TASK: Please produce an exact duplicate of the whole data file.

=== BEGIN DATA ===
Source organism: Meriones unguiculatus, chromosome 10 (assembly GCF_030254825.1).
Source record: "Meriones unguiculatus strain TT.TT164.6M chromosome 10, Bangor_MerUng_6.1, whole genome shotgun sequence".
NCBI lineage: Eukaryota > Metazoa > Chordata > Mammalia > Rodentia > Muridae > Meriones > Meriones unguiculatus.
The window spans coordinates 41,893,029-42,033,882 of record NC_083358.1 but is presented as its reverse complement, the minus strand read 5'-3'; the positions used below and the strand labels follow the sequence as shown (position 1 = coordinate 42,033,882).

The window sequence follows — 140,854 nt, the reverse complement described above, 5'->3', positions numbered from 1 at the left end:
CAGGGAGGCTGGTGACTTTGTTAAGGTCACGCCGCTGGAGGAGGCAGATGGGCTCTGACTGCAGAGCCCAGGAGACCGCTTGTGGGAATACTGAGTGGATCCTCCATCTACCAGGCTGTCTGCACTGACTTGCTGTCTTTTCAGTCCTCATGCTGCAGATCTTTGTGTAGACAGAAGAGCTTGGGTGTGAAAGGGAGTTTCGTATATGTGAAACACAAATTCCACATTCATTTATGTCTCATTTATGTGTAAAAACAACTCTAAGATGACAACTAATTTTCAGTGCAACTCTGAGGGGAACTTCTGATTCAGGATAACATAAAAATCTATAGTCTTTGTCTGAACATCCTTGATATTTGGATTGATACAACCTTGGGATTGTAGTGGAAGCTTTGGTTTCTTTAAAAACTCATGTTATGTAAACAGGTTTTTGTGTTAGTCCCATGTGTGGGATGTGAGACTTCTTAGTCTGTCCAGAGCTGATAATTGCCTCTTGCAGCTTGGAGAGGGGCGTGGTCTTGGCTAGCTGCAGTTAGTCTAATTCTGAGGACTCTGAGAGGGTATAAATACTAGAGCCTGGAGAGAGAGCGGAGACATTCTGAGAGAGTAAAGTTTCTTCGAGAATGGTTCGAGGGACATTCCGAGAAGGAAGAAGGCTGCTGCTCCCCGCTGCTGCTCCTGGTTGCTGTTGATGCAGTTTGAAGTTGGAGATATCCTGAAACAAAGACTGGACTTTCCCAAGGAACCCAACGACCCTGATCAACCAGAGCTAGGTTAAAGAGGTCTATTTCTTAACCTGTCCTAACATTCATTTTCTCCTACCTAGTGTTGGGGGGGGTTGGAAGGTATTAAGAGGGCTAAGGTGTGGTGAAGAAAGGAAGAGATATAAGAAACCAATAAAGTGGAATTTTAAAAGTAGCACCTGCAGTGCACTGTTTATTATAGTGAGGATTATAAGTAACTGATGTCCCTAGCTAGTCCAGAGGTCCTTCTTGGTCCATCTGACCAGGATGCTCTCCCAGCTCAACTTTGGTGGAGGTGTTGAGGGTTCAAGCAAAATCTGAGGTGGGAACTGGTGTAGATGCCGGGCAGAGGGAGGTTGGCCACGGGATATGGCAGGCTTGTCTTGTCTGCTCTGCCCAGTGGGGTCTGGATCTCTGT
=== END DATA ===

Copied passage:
Source organism: Meriones unguiculatus, chromosome 10 (assembly GCF_030254825.1).
Source record: "Meriones unguiculatus strain TT.TT164.6M chromosome 10, Bangor_MerUng_6.1, whole genome shotgun sequence".
NCBI lineage: Eukaryota > Metazoa > Chordata > Mammalia > Rodentia > Muridae > Meriones > Meriones unguiculatus.
The window spans coordinates 41,893,029-42,033,882 of record NC_083358.1 but is presented as its reverse complement, the minus strand read 5'-3'; the positions used below and the strand labels follow the sequence as shown (position 1 = coordinate 42,033,882).

The window sequence follows — 140,854 nt, the reverse complement described above, 5'->3', positions numbered from 1 at the left end:
CAGGGAGGCTGGTGACTTTGTTAAGGTCACGCCGCTGGAGGAGGCAGATGGGCTCTGACTGCAGAGCCCAGGAGACCGCTTGTGGGAATACTGAGTGGATCCTCCATCTACCAGGCTGTCTGCACTGACTTGCTGTCTTTTCAGTCCTCATGCTGCAGATCTTTGTGTAGACAGAAGAGCTTGGGTGTGAAAGGGAGTTTCGTATATGTGAAACACAAATTCCACATTCATTTATGTCTCATTTATGTGTAAAAACAACTCTAAGATGACAACTAATTTTCAGTGCAACTCTGAGGGGAACTTCTGATTCAGGATAACATAAAAATCTATAGTCTTTGTCTGAACATCCTTGATATTTGGATTGATACAACCTTGGGATTGTAGTGGAAGCTTTGGTTTCTTTAAAAACTCATGTTATGTAAACAGGTTTTTGTGTTAGTCCCATGTGTGGGATGTGAGACTTCTTAGTCTGTCCAGAGCTGATAATTGCCTCTTGCAGCTTGGAGAGGGGCGTGGTCTTGGCTAGCTGCAGTTAGTCTAATTCTGAGGACTCTGAGAGGGTATAAATACTAGAGCCTGGAGAGAGAGCGGAGACATTCTGAGAGAGTAAAGTTTCTTCGAGAATGGTTCGAGGGACATTCCGAGAAGGAAGAAGGCTGCTGCTCCCCGCTGCTGCTCCTGGTTGCTGTTGATGCAGTTTGAAGTTGGAGATATCCTGAAACAAAGACTGGACTTTCCCAAGGAACCCAACGACCCTGATCAACCAGAGCTAGGTTAAAGAGGTCTATTTCTTAACCTGTCCTAACATTCATTTTCTCCTACCTAGTGTTGGGGGGGGTTGGAAGGTATTAAGAGGGCTAAGGTGTGGTGAAGAAAGGAAGAGATATAAGAAACCAATAAAGTGGAATTTTAAAAGTAGCACCTGCAGTGCACTGTTTATTATAGTGAGGATTATAAGTAACTGATGTCCCTAGCTAGTCCAGAGGTCCTTCTTGGTCCATCTGACCAGGATGCTCTCCCAGCTCAACTTTGGTGGAGGTGTTGAGGGTTCAAGCAAAATCTGAGGTGGGAACTGGTGTAGATGCCGGGCAGAGGGAGGTTGGCCACGGGATATGGCAGGCTTGTCTTGTCTGCTCTGCCCAGTGGGGTCTGGATCTCTGT